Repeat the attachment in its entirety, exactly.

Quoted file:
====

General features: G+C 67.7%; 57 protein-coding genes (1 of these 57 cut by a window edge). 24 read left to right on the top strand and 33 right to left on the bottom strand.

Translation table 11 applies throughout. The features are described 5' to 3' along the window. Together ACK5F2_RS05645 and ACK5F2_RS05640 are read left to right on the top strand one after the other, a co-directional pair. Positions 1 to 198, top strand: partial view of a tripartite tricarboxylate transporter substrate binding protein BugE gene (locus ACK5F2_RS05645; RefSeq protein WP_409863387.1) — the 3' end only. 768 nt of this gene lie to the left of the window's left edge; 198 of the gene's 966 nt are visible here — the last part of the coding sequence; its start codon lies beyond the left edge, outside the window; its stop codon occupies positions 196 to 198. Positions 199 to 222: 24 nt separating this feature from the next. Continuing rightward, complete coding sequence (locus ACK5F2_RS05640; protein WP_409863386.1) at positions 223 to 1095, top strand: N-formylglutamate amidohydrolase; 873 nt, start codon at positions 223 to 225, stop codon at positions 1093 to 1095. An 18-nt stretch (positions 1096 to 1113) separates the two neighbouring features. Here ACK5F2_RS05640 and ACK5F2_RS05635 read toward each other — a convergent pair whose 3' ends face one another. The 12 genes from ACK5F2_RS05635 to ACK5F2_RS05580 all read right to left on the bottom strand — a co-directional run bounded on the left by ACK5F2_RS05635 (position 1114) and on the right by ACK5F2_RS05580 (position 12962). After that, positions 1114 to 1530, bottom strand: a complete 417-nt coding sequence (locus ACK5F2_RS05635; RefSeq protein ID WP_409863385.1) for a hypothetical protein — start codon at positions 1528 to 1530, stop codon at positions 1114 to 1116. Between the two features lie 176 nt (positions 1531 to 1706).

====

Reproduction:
General features: G+C 67.7%; 57 protein-coding genes (1 of these 57 cut by a window edge). 24 read left to right on the top strand and 33 right to left on the bottom strand.

Translation table 11 applies throughout. The features are described 5' to 3' along the window. Together ACK5F2_RS05645 and ACK5F2_RS05640 are read left to right on the top strand one after the other, a co-directional pair. Positions 1 to 198, top strand: partial view of a tripartite tricarboxylate transporter substrate binding protein BugE gene (locus ACK5F2_RS05645; RefSeq protein WP_409863387.1) — the 3' end only. 768 nt of this gene lie to the left of the window's left edge; 198 of the gene's 966 nt are visible here — the last part of the coding sequence; its start codon lies beyond the left edge, outside the window; its stop codon occupies positions 196 to 198. Positions 199 to 222: 24 nt separating this feature from the next. Continuing rightward, complete coding sequence (locus ACK5F2_RS05640; protein WP_409863386.1) at positions 223 to 1095, top strand: N-formylglutamate amidohydrolase; 873 nt, start codon at positions 223 to 225, stop codon at positions 1093 to 1095. An 18-nt stretch (positions 1096 to 1113) separates the two neighbouring features. Here ACK5F2_RS05640 and ACK5F2_RS05635 read toward each other — a convergent pair whose 3' ends face one another. The 12 genes from ACK5F2_RS05635 to ACK5F2_RS05580 all read right to left on the bottom strand — a co-directional run bounded on the left by ACK5F2_RS05635 (position 1114) and on the right by ACK5F2_RS05580 (position 12962). After that, positions 1114 to 1530, bottom strand: a complete 417-nt coding sequence (locus ACK5F2_RS05635; RefSeq protein ID WP_409863385.1) for a hypothetical protein — start codon at positions 1528 to 1530, stop codon at positions 1114 to 1116. Between the two features lie 176 nt (positions 1531 to 1706).